Snap Inc. is going to great lengths to make sure its techie toy for the face, Snapchat Spectacles, lands with a bang.
The San Francisco-based social media platform announced its first product, Spectacles, in September. The sunglasses, which sell for $130, come in three colors — black, teal and coral — and resemble an unassuming pair of shades you might pick up at Urban Outfitters. The fashionable look of Spectacles was no accident: Snap worked with Vergence Labs, a startup specializing in high-tech but still appealing eyewear, in creating them.
The main difference between fashion sunglasses and Spectacles is, of course, that the latter is equipped with a camera for recording everything the wearer is seeing in 10- to 30-second snippets.
Snap Inc., which declined to comment for this story, could be on track to normalizing the behavior of using a wearable that sits in front of your eyes — something that Google Glass infamously failed to do. To get Snapchat users excited about that prospect, the company has strategically released limited quantities of the glasses to the general public in selective and sometimes secretive locations, sold through branded “Snapbot” vending machines. The rollout has been executed with the similar elusive precision of a limited-edition sneaker or streetwear drop.
“In general, when there’s exclusivity built up around a product, demand becomes crazy,” said Jeff Carvalho, partner and executive editor at Highsnobiety, a digital publication covering streetwear brands and culture. “It’s a pretty impressive marketing vehicle.”
Snapchat’s strategy around building buzz around a release and creating demand is a multifaceted playbook that even a tech giant like Google could learn a thing or two from.
Release products for the user, not insiders
Snapchat told publications that inquired about the testing the new Spectacles that if they wanted a pair, they would have to get in line like everyone else, according to Carvalho. A Highsnobiety team member eventually waited in line for seven hours in New York City to get his hands on the Spectacles.
Carvalho’s ultimate review: “Do you really need a pair? Certainly not. But if you’re looking to elevate the experience on the platform, especially for Snap influencers, it can do that for their work,” he said. “It’s a tool that could become quite important.”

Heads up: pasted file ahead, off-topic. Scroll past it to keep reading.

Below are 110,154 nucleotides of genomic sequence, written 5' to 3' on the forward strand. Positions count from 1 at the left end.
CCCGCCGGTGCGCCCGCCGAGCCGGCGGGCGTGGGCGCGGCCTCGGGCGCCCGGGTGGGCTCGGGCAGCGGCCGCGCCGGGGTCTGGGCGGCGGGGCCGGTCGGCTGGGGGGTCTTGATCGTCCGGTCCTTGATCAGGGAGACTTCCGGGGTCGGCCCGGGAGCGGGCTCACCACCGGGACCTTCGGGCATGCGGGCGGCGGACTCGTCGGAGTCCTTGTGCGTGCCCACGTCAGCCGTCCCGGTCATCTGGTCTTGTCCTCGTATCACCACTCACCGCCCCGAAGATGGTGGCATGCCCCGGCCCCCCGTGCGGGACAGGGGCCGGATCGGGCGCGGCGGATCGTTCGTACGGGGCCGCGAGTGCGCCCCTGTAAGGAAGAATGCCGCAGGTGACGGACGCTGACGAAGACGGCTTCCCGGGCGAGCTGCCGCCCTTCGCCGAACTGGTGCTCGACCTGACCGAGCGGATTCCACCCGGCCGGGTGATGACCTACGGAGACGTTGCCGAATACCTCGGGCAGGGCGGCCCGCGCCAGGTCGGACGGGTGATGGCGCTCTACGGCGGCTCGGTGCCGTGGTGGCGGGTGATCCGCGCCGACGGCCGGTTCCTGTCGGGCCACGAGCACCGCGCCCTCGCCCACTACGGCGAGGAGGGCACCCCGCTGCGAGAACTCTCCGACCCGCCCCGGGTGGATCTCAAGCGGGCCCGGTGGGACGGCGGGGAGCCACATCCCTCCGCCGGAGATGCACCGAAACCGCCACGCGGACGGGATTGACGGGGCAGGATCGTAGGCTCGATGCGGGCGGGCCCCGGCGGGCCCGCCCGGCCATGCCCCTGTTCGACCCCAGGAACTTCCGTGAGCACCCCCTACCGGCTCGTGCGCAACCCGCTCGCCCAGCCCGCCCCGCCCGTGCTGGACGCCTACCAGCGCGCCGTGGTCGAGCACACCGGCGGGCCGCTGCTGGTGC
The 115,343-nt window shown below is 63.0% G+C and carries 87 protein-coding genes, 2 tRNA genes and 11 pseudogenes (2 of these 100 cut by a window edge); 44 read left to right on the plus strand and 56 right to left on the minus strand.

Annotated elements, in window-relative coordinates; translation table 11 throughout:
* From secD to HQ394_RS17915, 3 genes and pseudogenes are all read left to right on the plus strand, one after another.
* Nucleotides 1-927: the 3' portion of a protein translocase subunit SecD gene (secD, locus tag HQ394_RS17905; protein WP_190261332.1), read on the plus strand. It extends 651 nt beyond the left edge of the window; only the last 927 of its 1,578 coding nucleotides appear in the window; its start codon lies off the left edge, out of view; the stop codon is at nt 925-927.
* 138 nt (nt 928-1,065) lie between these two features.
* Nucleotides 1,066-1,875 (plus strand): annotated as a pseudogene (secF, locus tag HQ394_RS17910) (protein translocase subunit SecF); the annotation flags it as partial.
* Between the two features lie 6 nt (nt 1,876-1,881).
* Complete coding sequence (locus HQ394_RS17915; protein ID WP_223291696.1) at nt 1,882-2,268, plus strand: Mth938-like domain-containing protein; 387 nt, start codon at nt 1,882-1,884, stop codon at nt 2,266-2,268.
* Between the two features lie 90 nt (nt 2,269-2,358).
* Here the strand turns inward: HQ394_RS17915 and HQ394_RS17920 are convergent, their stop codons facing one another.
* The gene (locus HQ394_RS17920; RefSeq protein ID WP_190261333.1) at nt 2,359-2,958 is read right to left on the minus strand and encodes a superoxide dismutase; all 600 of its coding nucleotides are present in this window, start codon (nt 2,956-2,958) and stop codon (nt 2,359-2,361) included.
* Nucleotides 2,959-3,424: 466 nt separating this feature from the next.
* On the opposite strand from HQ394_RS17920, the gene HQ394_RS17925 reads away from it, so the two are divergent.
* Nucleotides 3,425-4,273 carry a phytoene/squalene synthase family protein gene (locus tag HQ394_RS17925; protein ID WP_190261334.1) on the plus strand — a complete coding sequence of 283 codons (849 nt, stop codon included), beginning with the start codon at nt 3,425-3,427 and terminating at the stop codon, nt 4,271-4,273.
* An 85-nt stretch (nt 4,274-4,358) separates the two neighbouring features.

The get-in-line mentality toward tech and industry insiders democratized the way Spectacles are released into the world, the same way new sneakers are released. Everyone can get a rare edition of Nike Air Jordans if they get in line early enough — same goes for Spectacles, which also have an accessible price point.
Rewarding passionate users for their loyalty builds a positive bubble around a new product, said Evan Asano, CEO and founder of Mediakix, an influencer marketing agency.
“We haven’t seen big Snapchat stars getting gifted them. That makes it not feel like an exclusive product reserved for celebrities and editors,” he said. “They’re given out organically, broadly and haphazardly to people who use Snapchat. Google Glass, on the other hand, relied on PR pushes with big names and that isolated the product.”
Create a self-generating press machine around the next drop
The Spectacle-peddling Snapbots have two permanent locations: one in L.A. and one in New York City, where 200 new items are released daily. Other Snapbots have popped up in locations like Florida and Arizona, the exact whereabouts announced on the website and on Twitter 24 hours in advance.
Right now, if you check the map on Spectacles’ website, all you see is a series of question marks and a graphic of a Snapbot snoozing.
The Snapchat Spectacles “map,” shrouded in mystery.
“Every time the Snapbot popped up, there were articles written about it,” said Asano. “In the beginning, they were selling for up to $2,000 on eBay, and the resale angle still didn’t get a lot of coverage. People were more interested in where the bot would be next. It self-generated buzz.”
Right now, about 900 results turn up on eBay for Snapchat Spectacles, and the resale price has considerably dropped, to around $300 a pair, as more have become available.
Drive home a clear use case
Snapchat Spectacles give users one reason to wear them: taking hands-free Snapchat videos.
“With Spectacles, you automatically have a use case: There’s passion and engagement with it that ties directly to social media,” said Asano. “There needs to be that tie-in for it to work.”
Snapchat has laid out a simple use case for Spectacles in a way that Google Glass never did. Without a compelling reason why, people are reluctant to attach a piece of technology to their faces, as demonstrated by the wearable flop.
“Snapchat understands its user,” said John Sampogna, co-founder of the agency Wondersauce. “This is an example of them saying, ‘We get what our user wants, and we’ll give them something that they’ll eat up.’ A vending machine is gimmicky on the surface, but it’s for people who are intrigued by interacting with new things in a social way. It’s so on brand.”
All things have to come to an end, though, and as the buzz around the Snapbot dies down, Snap Inc. can do a few things, according to Asano. It can take Spectacles international, and it can also begin to build upon its capabilities.
“Spectacles could change media, as well as Snapchat,” he said. “You could build VR into it, interact with other apps. It could be the most innovative and disruptive tech product since God knows what.”